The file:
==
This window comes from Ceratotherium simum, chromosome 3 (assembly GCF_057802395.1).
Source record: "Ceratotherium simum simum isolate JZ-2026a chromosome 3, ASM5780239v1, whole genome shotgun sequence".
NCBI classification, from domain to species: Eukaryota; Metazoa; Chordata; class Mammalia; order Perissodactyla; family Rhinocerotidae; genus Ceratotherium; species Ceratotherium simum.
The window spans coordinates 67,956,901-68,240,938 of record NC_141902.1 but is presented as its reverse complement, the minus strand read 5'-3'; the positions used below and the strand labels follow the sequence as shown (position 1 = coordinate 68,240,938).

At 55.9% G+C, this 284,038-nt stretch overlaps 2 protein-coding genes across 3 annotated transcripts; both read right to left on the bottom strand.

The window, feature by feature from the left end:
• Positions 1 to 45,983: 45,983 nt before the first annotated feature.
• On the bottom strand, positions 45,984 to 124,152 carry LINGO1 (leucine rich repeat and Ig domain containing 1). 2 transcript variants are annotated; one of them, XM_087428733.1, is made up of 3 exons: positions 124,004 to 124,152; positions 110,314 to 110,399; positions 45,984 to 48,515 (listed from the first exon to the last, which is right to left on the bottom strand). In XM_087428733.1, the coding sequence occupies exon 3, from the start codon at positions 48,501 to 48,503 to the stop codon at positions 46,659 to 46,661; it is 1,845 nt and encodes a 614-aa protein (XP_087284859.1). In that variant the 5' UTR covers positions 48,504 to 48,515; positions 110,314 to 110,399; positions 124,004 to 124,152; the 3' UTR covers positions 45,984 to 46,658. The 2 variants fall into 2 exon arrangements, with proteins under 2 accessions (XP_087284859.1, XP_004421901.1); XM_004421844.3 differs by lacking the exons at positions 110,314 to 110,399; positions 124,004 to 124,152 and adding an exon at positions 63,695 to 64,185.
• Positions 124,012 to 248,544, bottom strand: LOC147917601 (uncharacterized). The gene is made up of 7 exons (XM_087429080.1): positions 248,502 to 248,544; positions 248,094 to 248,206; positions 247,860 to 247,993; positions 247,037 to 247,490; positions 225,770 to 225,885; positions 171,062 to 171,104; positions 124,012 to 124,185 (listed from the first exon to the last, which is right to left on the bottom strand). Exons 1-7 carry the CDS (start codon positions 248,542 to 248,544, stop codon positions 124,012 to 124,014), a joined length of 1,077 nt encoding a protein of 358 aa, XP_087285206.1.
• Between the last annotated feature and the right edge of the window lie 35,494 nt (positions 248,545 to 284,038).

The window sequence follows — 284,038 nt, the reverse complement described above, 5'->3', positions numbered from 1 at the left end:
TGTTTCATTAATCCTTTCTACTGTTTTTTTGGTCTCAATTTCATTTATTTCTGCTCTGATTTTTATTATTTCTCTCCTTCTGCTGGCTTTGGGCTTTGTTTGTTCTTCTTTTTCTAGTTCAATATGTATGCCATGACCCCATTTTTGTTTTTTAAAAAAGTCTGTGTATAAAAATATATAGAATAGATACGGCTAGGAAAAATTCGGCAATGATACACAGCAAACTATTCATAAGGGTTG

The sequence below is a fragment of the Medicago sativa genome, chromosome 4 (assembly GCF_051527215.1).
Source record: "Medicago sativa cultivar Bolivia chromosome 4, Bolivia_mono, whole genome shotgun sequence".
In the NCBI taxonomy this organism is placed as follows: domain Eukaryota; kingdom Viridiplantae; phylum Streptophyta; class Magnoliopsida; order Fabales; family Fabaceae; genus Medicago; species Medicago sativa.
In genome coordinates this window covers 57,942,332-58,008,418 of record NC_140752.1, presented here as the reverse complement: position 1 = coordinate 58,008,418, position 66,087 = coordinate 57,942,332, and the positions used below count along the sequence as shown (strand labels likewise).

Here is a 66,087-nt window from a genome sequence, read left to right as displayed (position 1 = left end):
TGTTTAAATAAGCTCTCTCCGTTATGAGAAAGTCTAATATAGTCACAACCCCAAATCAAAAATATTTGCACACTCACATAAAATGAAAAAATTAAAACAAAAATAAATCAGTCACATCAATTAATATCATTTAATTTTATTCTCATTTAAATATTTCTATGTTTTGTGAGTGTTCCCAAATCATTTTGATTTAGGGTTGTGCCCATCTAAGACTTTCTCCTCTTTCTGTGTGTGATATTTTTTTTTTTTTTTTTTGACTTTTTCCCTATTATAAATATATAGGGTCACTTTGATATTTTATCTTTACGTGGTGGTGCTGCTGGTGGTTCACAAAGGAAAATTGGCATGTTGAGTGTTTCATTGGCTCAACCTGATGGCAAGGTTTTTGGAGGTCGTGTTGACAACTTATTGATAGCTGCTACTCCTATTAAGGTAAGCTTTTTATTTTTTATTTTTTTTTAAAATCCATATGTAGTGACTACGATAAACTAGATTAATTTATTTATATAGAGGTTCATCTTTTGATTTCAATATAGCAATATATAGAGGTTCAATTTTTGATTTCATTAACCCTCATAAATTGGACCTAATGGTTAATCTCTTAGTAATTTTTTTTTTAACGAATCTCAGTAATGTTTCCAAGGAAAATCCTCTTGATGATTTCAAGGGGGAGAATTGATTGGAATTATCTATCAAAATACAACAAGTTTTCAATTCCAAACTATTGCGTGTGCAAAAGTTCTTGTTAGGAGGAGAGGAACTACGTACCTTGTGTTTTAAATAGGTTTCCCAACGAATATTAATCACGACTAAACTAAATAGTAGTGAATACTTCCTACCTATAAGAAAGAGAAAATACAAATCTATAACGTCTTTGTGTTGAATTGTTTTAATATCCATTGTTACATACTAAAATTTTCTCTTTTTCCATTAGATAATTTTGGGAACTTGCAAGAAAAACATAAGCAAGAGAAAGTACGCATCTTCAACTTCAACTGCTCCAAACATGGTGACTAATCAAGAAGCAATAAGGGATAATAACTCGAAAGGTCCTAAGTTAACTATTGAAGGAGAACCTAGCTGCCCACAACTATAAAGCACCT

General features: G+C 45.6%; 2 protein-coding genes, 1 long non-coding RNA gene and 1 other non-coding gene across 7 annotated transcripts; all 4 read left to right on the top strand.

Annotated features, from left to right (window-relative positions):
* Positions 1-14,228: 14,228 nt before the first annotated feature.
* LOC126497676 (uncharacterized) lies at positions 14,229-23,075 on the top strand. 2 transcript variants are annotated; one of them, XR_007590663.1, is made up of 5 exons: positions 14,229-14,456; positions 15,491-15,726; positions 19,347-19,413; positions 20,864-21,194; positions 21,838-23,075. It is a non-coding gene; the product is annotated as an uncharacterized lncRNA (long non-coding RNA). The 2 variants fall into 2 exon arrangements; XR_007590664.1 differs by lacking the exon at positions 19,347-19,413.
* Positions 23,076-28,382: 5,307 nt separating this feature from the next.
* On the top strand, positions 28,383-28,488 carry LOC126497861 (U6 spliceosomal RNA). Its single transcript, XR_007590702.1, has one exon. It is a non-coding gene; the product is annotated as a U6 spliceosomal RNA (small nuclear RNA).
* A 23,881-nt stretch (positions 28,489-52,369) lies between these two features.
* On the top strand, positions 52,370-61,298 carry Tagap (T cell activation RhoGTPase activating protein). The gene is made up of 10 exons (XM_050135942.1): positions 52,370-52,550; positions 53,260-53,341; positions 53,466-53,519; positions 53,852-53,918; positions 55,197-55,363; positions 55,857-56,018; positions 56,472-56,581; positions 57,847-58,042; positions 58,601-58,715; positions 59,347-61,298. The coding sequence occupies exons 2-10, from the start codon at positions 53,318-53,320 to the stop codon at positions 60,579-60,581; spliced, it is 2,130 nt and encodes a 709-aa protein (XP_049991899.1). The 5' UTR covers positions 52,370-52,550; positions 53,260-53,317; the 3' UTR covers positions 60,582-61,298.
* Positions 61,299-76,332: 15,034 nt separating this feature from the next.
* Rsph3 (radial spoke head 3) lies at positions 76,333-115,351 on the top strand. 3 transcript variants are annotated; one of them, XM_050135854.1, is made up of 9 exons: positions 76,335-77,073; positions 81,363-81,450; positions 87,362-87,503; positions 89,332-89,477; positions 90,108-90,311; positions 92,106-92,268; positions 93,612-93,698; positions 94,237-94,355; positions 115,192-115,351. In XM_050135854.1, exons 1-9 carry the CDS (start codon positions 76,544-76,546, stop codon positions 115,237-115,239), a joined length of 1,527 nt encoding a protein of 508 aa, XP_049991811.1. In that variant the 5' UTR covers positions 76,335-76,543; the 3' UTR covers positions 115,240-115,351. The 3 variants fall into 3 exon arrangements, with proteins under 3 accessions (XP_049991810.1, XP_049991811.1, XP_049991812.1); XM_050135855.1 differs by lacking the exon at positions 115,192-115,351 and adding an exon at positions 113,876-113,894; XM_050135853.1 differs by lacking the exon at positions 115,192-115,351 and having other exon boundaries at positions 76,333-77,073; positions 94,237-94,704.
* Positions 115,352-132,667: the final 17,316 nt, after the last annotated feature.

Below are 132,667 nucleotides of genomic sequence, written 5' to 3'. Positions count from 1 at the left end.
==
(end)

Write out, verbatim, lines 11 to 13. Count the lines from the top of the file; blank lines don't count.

The window sequence follows — 284,038 nt, the reverse complement described above, 5'->3', positions numbered from 1 at the left end:
TGTTTCATTAATCCTTTCTACTGTTTTTTTGGTCTCAATTTCATTTATTTCTGCTCTGATTTTTATTATTTCTCTCCTTCTGCTGGCTTTGGGCTTTGTTTGTTCTTCTTTTTCTAGTTCAATATGTATGCCATGACCCCATTTTTGTTTTTTAAAAAAGTCTGTGTATAAAAATATATAGAATAGATACGGCTAGGAAAAATTCGGCAATGATACACAGCAAACTATTCATAAGGGTTG

The sequence below is a fragment of the Medicago sativa genome, chromosome 4 (assembly GCF_051527215.1).